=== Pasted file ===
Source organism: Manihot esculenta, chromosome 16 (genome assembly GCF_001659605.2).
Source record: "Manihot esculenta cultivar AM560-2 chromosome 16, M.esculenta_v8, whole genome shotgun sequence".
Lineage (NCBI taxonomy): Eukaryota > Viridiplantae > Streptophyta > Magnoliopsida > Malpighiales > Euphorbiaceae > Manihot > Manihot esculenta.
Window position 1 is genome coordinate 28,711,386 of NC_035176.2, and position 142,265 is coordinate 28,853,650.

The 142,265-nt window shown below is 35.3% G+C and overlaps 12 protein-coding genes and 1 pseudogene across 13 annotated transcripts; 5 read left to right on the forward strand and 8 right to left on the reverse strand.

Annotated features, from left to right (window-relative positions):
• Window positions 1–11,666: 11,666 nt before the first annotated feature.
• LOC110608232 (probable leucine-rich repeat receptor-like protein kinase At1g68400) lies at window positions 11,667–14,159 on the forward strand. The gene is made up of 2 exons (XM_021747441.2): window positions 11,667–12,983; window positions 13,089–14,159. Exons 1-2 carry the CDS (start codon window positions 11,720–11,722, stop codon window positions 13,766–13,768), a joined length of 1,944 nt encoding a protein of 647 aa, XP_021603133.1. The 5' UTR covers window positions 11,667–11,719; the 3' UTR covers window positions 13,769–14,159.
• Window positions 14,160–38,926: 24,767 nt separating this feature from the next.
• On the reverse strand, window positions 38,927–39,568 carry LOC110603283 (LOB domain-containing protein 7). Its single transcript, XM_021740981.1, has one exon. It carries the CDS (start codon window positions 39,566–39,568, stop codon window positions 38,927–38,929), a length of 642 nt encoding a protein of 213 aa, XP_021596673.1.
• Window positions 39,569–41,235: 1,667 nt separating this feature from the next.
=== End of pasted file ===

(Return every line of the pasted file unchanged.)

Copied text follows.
Source organism: Manihot esculenta, chromosome 16 (genome assembly GCF_001659605.2).
Source record: "Manihot esculenta cultivar AM560-2 chromosome 16, M.esculenta_v8, whole genome shotgun sequence".
Lineage (NCBI taxonomy): Eukaryota > Viridiplantae > Streptophyta > Magnoliopsida > Malpighiales > Euphorbiaceae > Manihot > Manihot esculenta.
Window position 1 is genome coordinate 28,711,386 of NC_035176.2, and position 142,265 is coordinate 28,853,650.

The 142,265-nt window shown below is 35.3% G+C and overlaps 12 protein-coding genes and 1 pseudogene across 13 annotated transcripts; 5 read left to right on the forward strand and 8 right to left on the reverse strand.

Annotated features, from left to right (window-relative positions):
• Window positions 1–11,666: 11,666 nt before the first annotated feature.
• LOC110608232 (probable leucine-rich repeat receptor-like protein kinase At1g68400) lies at window positions 11,667–14,159 on the forward strand. The gene is made up of 2 exons (XM_021747441.2): window positions 11,667–12,983; window positions 13,089–14,159. Exons 1-2 carry the CDS (start codon window positions 11,720–11,722, stop codon window positions 13,766–13,768), a joined length of 1,944 nt encoding a protein of 647 aa, XP_021603133.1. The 5' UTR covers window positions 11,667–11,719; the 3' UTR covers window positions 13,769–14,159.
• Window positions 14,160–38,926: 24,767 nt separating this feature from the next.
• On the reverse strand, window positions 38,927–39,568 carry LOC110603283 (LOB domain-containing protein 7). Its single transcript, XM_021740981.1, has one exon. It carries the CDS (start codon window positions 39,566–39,568, stop codon window positions 38,927–38,929), a length of 642 nt encoding a protein of 213 aa, XP_021596673.1.
• Window positions 39,569–41,235: 1,667 nt separating this feature from the next.